Whether adventuring as a family, couple or out there on your own, most of us want to document the excursion in some way. And a lot of you have asked me a few tips on how to photograph your outdoor adventures (You made my day, by the way!). In this How-To installment, I’ll talk about patience, learning how to use light, and the importance of putting your camera away.
How to Photograph Your Outdoor Adventures
01 – Be okay with putting your camera away.
The truth is you don’t need to document everything. When my husband and I are adventuring, there are many times I decide to put my camera away or not pull it out in the first place. Sometimes it’s better to be.
Plus, every moment of my life doesn’t need to be documented either for myself or to be broadcasted to the world. If we insist on adventuring for the purpose of social media fodder, we miss the whole point of adventuring in the first place – to explore, to breathe, to be together, to relax, to see new places and learn new things. This goes for a lot of things, but Louis L’amour aptly described this when he said, “The trail is the thing, not the destination. Travel too fast and you’ll miss all you’re traveling for.”
So learn to be comfortable with putting your camera away. Yes, you will miss some events and views that may have made for fantastic images, but you’ll be fully present with those around you. And if you’re out there on your own, a break from anything with a screen will be good for you. ha. Trust me.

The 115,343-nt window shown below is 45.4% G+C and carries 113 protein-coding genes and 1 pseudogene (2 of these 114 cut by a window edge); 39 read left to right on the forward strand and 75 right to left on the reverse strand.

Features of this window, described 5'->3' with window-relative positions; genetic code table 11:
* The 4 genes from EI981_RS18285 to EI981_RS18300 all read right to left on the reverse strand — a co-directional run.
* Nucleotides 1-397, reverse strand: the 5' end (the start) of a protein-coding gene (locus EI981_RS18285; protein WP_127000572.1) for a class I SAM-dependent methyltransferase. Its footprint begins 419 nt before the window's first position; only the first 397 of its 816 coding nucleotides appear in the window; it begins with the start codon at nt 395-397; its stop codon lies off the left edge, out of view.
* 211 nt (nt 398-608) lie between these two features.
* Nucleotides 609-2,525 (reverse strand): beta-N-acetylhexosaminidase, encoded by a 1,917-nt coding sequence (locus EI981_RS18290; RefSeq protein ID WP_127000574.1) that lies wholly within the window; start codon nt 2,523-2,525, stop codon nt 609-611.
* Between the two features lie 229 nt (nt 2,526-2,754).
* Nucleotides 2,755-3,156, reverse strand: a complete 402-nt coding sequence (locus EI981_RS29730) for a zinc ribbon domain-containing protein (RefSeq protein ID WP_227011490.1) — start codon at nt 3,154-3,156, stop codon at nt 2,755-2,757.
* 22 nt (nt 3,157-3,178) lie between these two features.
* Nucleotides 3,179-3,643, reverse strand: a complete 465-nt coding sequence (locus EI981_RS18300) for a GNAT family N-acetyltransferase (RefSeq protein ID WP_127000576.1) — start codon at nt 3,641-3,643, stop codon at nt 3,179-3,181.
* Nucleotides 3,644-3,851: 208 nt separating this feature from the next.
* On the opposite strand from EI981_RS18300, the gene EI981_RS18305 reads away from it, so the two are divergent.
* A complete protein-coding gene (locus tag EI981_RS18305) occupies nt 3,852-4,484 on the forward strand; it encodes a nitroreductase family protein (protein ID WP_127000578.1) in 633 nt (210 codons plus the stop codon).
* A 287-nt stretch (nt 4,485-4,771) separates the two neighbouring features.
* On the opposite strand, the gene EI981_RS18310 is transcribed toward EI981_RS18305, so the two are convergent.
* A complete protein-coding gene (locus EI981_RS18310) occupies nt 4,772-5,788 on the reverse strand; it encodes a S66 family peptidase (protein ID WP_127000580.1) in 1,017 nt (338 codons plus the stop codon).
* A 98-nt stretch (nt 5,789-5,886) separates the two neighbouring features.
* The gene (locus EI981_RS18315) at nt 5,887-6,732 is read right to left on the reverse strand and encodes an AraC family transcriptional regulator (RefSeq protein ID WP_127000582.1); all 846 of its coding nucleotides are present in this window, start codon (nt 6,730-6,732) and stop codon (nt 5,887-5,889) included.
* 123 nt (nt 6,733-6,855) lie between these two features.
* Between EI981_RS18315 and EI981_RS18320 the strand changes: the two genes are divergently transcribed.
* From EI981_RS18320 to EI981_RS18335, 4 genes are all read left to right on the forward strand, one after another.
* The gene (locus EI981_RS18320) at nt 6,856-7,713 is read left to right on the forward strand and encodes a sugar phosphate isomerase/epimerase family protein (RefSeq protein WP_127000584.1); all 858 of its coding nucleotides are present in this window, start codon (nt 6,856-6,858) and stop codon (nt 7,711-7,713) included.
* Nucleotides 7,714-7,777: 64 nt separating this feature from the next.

02 – Watch the light.
I’m not sure why, but this one seems to surprise people when they ask for one piece of photography advice. Watch the light. Photography is all about light, so pay attention to where your light (Hello, Sun!) is coming from. Is it backlighting your subject/landscape? Rim lighting them? Sidelighting? Is it overhead, harsh, in your face? Is it soft, golden hour?
Each of these situations will affect the outcome and mood of your image. So play around, but be patient with yourself. It will take some playing around with your camera to understand what works, what doesn’t, and what you like best.
03 – Be patient.
I’m not talking about being patient with yourself as you learn lighting here. I’m talking about being patient with the scene in front of you – whether it’s a landscape or a human subject, it will move and change. Patience is key to knowing when to push the shutter, when to wait, and when you’ve captured just what you want. If you miss the picture you have in your head, be patient. Try again. Some of my worst images are the ones I was trying to create, while my best arrive when I sit back and let the scene unfold in front of me. Be patient.